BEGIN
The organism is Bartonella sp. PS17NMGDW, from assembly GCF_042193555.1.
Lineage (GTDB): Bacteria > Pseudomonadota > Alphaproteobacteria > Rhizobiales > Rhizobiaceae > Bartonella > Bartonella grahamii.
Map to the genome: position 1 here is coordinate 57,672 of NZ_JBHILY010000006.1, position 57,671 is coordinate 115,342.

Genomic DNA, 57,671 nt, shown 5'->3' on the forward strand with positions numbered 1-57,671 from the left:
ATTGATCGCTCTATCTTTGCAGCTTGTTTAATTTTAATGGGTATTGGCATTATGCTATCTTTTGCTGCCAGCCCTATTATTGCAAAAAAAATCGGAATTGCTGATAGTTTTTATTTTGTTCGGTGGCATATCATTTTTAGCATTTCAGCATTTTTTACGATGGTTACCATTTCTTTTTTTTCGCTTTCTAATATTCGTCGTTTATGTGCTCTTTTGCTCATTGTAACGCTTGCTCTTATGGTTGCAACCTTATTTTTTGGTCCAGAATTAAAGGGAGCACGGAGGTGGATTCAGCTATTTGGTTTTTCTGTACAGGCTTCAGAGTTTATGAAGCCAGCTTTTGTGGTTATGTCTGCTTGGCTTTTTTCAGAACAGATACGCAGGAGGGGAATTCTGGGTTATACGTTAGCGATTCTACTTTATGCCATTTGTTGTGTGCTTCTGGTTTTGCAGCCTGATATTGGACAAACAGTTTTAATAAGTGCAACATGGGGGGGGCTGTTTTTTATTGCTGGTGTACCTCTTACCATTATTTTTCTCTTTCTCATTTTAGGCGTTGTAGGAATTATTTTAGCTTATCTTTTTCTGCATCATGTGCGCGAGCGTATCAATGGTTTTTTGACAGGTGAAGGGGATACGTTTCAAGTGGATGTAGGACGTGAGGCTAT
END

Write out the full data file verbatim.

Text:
The organism is Bartonella sp. PS17NMGDW, from assembly GCF_042193555.1.
Lineage (GTDB): Bacteria > Pseudomonadota > Alphaproteobacteria > Rhizobiales > Rhizobiaceae > Bartonella > Bartonella grahamii.
Map to the genome: position 1 here is coordinate 57,672 of NZ_JBHILY010000006.1, position 57,671 is coordinate 115,342.

Genomic DNA, 57,671 nt, shown 5'->3' on the forward strand with positions numbered 1-57,671 from the left:
ATTGATCGCTCTATCTTTGCAGCTTGTTTAATTTTAATGGGTATTGGCATTATGCTATCTTTTGCTGCCAGCCCTATTATTGCAAAAAAAATCGGAATTGCTGATAGTTTTTATTTTGTTCGGTGGCATATCATTTTTAGCATTTCAGCATTTTTTACGATGGTTACCATTTCTTTTTTTTCGCTTTCTAATATTCGTCGTTTATGTGCTCTTTTGCTCATTGTAACGCTTGCTCTTATGGTTGCAACCTTATTTTTTGGTCCAGAATTAAAGGGAGCACGGAGGTGGATTCAGCTATTTGGTTTTTCTGTACAGGCTTCAGAGTTTATGAAGCCAGCTTTTGTGGTTATGTCTGCTTGGCTTTTTTCAGAACAGATACGCAGGAGGGGAATTCTGGGTTATACGTTAGCGATTCTACTTTATGCCATTTGTTGTGTGCTTCTGGTTTTGCAGCCTGATATTGGACAAACAGTTTTAATAAGTGCAACATGGGGGGGGCTGTTTTTTATTGCTGGTGTACCTCTTACCATTATTTTTCTCTTTCTCATTTTAGGCGTTGTAGGAATTATTTTAGCTTATCTTTTTCTGCATCATGTGCGCGAGCGTATCAATGGTTTTTTGACAGGTGAAGGGGATACGTTTCAAGTGGATGTAGGACGTGAGGCTAT